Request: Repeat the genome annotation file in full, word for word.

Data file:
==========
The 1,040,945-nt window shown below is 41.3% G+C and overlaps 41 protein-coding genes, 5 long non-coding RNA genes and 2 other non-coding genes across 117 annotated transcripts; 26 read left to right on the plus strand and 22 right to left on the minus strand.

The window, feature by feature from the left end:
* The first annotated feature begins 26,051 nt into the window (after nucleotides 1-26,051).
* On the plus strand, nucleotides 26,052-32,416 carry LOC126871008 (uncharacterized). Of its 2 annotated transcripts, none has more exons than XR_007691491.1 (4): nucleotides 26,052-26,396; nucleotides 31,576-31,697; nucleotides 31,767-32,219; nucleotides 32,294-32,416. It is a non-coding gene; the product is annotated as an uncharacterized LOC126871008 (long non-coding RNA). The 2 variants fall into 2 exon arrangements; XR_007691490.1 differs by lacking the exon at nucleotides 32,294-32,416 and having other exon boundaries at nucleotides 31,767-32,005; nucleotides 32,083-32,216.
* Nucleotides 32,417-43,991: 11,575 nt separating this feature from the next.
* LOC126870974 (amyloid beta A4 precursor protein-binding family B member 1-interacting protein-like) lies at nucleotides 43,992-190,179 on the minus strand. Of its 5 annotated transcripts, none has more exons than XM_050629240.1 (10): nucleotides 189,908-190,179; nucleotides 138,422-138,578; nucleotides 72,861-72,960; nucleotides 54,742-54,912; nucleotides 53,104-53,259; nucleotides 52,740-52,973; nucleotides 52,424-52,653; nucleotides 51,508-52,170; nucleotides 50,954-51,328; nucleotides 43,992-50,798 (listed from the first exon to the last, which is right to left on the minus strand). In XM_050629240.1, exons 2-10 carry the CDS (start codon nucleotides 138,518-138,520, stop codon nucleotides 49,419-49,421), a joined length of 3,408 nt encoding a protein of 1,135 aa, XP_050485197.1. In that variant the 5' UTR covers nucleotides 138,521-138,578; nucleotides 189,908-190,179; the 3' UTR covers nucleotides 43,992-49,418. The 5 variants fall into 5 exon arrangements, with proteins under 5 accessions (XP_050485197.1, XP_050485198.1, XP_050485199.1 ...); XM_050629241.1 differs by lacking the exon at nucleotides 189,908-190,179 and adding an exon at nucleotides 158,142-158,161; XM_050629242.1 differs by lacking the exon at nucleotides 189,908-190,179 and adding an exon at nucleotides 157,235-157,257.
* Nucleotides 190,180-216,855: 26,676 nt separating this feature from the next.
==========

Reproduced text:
The 1,040,945-nt window shown below is 41.3% G+C and overlaps 41 protein-coding genes, 5 long non-coding RNA genes and 2 other non-coding genes across 117 annotated transcripts; 26 read left to right on the plus strand and 22 right to left on the minus strand.

The window, feature by feature from the left end:
* The first annotated feature begins 26,051 nt into the window (after nucleotides 1-26,051).
* On the plus strand, nucleotides 26,052-32,416 carry LOC126871008 (uncharacterized). Of its 2 annotated transcripts, none has more exons than XR_007691491.1 (4): nucleotides 26,052-26,396; nucleotides 31,576-31,697; nucleotides 31,767-32,219; nucleotides 32,294-32,416. It is a non-coding gene; the product is annotated as an uncharacterized LOC126871008 (long non-coding RNA). The 2 variants fall into 2 exon arrangements; XR_007691490.1 differs by lacking the exon at nucleotides 32,294-32,416 and having other exon boundaries at nucleotides 31,767-32,005; nucleotides 32,083-32,216.
* Nucleotides 32,417-43,991: 11,575 nt separating this feature from the next.
* LOC126870974 (amyloid beta A4 precursor protein-binding family B member 1-interacting protein-like) lies at nucleotides 43,992-190,179 on the minus strand. Of its 5 annotated transcripts, none has more exons than XM_050629240.1 (10): nucleotides 189,908-190,179; nucleotides 138,422-138,578; nucleotides 72,861-72,960; nucleotides 54,742-54,912; nucleotides 53,104-53,259; nucleotides 52,740-52,973; nucleotides 52,424-52,653; nucleotides 51,508-52,170; nucleotides 50,954-51,328; nucleotides 43,992-50,798 (listed from the first exon to the last, which is right to left on the minus strand). In XM_050629240.1, exons 2-10 carry the CDS (start codon nucleotides 138,518-138,520, stop codon nucleotides 49,419-49,421), a joined length of 3,408 nt encoding a protein of 1,135 aa, XP_050485197.1. In that variant the 5' UTR covers nucleotides 138,521-138,578; nucleotides 189,908-190,179; the 3' UTR covers nucleotides 43,992-49,418. The 5 variants fall into 5 exon arrangements, with proteins under 5 accessions (XP_050485197.1, XP_050485198.1, XP_050485199.1 ...); XM_050629241.1 differs by lacking the exon at nucleotides 189,908-190,179 and adding an exon at nucleotides 158,142-158,161; XM_050629242.1 differs by lacking the exon at nucleotides 189,908-190,179 and adding an exon at nucleotides 157,235-157,257.
* Nucleotides 190,180-216,855: 26,676 nt separating this feature from the next.